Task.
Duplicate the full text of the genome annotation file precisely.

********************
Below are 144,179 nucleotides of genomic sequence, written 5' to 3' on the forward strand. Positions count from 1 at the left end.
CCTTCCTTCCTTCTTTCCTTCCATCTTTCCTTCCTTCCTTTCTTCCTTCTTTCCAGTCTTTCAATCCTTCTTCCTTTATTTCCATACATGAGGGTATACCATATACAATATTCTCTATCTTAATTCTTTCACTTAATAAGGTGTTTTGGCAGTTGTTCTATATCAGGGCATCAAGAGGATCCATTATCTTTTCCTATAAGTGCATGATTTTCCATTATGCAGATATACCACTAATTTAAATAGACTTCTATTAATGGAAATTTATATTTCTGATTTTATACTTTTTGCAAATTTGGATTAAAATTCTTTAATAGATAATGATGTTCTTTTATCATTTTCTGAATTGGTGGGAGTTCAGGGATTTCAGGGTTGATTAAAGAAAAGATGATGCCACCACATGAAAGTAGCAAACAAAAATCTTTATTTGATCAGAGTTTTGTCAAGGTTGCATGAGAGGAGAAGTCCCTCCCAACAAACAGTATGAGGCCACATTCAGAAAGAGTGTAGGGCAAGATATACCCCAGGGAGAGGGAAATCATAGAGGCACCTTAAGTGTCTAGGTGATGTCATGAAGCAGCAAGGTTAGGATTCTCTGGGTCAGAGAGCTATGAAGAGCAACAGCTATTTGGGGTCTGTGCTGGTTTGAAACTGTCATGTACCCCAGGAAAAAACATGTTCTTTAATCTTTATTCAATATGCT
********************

Below are 144,179 nucleotides of genomic sequence, written 5' to 3' on the forward strand. Positions count from 1 at the left end.
CCTTCCTTCCTTCTTTCCTTCCATCTTTCCTTCCTTCCTTTCTTCCTTCTTTCCAGTCTTTCAATCCTTCTTCCTTTATTTCCATACATGAGGGTATACCATATACAATATTCTCTATCTTAATTCTTTCACTTAATAAGGTGTTTTGGCAGTTGTTCTATATCAGGGCATCAAGAGGATCCATTATCTTTTCCTATAAGTGCATGATTTTCCATTATGCAGATATACCACTAATTTAAATAGACTTCTATTAATGGAAATTTATATTTCTGATTTTATACTTTTTGCAAATTTGGATTAAAATTCTTTAATAGATAATGATGTTCTTTTATCATTTTCTGAATTGGTGGGAGTTCAGGGATTTCAGGGTTGATTAAAGAAAAGATGATGCCACCACATGAAAGTAGCAAACAAAAATCTTTATTTGATCAGAGTTTTGTCAAGGTTGCATGAGAGGAGAAGTCCCTCCCAACAAACAGTATGAGGCCACATTCAGAAAGAGTGTAGGGCAAGATATACCCCAGGGAGAGGGAAATCATAGAGGCACCTTAAGTGTCTAGGTGATGTCATGAAGCAGCAAGGTTAGGATTCTCTGGGTCAGAGAGCTATGAAGAGCAACAGCTATTTGGGGTCTGTGCTGGTTTGAAACTGTCATGTACCCCAGGAAAAAACATGTTCTTTAATCTTTATTCAATATGCT